Pakistan, he said, was “humourless, paranoid, insecure, eager to take offence and suffering from self-righteousness, self-pity and self-hatred”. In summary, asserted Hitchens, Pakistan was one of the “vilest and most dangerous regions on Earth”.

Since my first night in that Lahore restaurant I have travelled through most of Pakistan, got to know its cities, its remote rural regions and even parts of the lawless north. Of course there is some truth in Hitchens’s brash assertions. Since 2006 alone, more than 14,000 Pakistani civilians have been killed in terrorist attacks. The Pakistan political elite is corrupt, self-serving, hypocritical and cowardly – as Pakistanis themselves are well aware. And a cruel intolerance is entering public discourse, as the appalling murder last year of minorities minister Shahbaz Bhatti after he spoke out for Christians so graphically proves. Parts of the country have become impassable except at risk of kidnap or attack.

 

Yet the reality is far more complex. Indeed, the Pakistan that is barely documented in the West – and that I have come to know and love – is a wonderful, warm and fabulously hospitable country. And every writer who (unlike Hitchens), has ventured out of the prism of received opinion and the suffocating five-star hotels, has ended up celebrating rather than denigrating Pakistan.

 

A paradox is at work. Pakistan regularly experiences unspeakable tragedy. The most recent suicide bombing, in a busy market in northwestern Pakistan, claimed 32 lives and came only a month after another bomb blast killed at least 35 people in the Khyber tribal district on January 10. But suffering can also release something inside the human spirit. During my extensive travels through this country, I have met people of truly amazing moral stature.

 
Take Seema Aziz, 59, whom I met at another Lahore dinner party, and who refuses to conform to the Western stereotype of the downtrodden Pakistani female. Like so many Pakistanis, she married young: her husband worked as a manager at an ICI chemical plant. When her three children reached school age, she found herself with lots of time on her hands. And then something struck her.
 
It was the mid-Eighties, a time when Pakistan seemed captivated by Western fashion. All middle-class young people seemed to be playing pop music, drinking Pepsi and wearing jeans. So together with her family, Seema decided to set up a shop selling only locally manufactured fabrics and clothes.
The business, named Bareeze, did well. Then, in 1988, parts of Pakistan were struck by devastating floods, causing widespread damage and loss of life, including in the village where many of the fabrics sold by Bareeze were made. Seema set out to the flood damaged area to help. Upon arrival, she reached an unexpected conclusion. “We saw that the victims would be able to rebuild their homes quite easily but we noticed that there was no school. Without education, we believed that there would be no chance for the villagers, that they would have no future and no hope.”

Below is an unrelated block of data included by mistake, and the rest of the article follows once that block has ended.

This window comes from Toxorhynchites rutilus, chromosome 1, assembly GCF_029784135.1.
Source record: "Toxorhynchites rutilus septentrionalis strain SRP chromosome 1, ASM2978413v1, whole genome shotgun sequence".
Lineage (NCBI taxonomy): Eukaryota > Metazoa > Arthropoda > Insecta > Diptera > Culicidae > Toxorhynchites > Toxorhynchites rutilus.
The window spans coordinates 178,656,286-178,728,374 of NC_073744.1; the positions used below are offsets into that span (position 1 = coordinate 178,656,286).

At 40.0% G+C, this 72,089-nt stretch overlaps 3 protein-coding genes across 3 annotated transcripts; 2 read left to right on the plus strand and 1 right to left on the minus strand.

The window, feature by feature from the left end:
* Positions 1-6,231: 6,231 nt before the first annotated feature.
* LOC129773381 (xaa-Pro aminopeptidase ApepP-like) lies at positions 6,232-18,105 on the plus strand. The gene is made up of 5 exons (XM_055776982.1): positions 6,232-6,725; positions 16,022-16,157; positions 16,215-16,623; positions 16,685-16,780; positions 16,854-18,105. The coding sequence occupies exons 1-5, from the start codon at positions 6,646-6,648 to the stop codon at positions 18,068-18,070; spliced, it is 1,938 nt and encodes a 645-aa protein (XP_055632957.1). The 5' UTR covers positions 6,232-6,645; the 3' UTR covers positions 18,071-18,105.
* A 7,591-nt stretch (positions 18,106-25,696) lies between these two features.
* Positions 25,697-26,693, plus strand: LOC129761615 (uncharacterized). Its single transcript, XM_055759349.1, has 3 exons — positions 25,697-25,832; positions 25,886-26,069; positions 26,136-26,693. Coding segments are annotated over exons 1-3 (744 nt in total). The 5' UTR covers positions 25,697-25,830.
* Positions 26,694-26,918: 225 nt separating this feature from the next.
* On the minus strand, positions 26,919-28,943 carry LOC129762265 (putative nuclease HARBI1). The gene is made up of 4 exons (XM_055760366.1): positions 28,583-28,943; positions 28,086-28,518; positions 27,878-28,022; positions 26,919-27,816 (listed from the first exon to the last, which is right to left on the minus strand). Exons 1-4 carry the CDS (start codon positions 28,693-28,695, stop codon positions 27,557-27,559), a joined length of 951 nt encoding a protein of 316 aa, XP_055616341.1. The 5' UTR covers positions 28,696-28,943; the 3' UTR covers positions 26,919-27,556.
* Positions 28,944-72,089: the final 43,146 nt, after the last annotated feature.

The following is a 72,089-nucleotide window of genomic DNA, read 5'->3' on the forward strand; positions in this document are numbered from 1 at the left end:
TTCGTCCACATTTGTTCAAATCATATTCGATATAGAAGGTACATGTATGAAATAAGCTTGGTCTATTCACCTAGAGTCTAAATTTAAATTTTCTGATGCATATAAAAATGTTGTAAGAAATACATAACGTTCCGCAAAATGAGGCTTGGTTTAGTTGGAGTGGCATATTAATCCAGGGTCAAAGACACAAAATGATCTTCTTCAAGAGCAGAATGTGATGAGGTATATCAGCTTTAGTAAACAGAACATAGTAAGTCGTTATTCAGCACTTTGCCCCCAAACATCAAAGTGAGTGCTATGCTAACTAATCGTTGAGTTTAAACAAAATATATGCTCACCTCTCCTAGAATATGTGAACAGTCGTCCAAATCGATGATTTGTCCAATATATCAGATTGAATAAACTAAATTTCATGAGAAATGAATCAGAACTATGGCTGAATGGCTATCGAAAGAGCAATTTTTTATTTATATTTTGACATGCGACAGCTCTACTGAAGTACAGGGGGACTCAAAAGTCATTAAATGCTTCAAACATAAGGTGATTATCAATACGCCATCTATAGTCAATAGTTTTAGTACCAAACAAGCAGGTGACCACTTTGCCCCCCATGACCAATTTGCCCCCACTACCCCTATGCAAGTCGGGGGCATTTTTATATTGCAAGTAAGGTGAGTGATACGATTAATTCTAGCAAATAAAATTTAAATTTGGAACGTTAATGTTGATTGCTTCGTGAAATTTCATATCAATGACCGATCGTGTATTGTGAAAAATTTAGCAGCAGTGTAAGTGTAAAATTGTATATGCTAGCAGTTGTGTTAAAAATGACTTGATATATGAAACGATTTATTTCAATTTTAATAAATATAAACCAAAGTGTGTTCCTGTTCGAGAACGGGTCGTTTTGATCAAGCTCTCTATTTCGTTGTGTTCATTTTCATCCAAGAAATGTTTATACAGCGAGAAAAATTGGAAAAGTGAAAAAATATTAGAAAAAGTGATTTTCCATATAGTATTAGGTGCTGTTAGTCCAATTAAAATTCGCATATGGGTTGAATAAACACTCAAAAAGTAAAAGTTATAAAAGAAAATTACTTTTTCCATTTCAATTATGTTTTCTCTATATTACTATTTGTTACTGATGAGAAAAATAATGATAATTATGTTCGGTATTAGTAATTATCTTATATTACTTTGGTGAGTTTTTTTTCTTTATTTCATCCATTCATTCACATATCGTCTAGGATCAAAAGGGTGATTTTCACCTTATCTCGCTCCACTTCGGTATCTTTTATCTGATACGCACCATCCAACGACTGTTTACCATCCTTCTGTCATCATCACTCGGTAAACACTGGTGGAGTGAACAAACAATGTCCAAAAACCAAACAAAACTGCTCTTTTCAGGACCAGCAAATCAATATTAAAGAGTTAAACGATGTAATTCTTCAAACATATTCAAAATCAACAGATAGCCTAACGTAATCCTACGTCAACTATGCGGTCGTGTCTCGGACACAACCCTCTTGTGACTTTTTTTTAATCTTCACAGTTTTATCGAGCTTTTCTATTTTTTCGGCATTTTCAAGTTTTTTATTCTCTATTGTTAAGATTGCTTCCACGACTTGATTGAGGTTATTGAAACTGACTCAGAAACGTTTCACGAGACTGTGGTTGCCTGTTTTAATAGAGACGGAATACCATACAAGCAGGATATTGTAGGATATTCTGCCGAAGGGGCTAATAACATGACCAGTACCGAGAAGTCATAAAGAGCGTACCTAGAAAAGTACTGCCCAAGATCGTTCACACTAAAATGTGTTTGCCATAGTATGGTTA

So Seema set about collecting donations to build a village school. This was the beginning of the Care Foundation, which today educates 155,000 underprivileged children a year in and around Lahore, within 225 schools.
 
I have visited some of these establishments and they have superb discipline and wonderful teaching – all of them are co-educational. The contrast with the schools provided by the government, with poorly-motivated teachers and lousy equipment, is stark. One mullah did take exception to the mixed education at one of the local schools, claiming it was contrary to Islamic law. Seema responded by announcing that she would close down the school. The following day, she found herself petitioned by hundreds of parents, pleading with her to keep it open. She complied. Already Care has provided opportunities for millions of girls and boys from poor backgrounds, who have reached adulthood as surgeons, teachers and business people.
 
I got the sense that her project, though already huge, was just in its infancy. Seema told me: “Our systems are now in place so that we can educate up to one million children a year.” With a population of over 170 million, even one million makes a relatively small difference in Pakistan. Nevertheless, the work of Care suggests how easy it would be to transform Pakistan from a relatively backward nation into a south-east Asian powerhouse.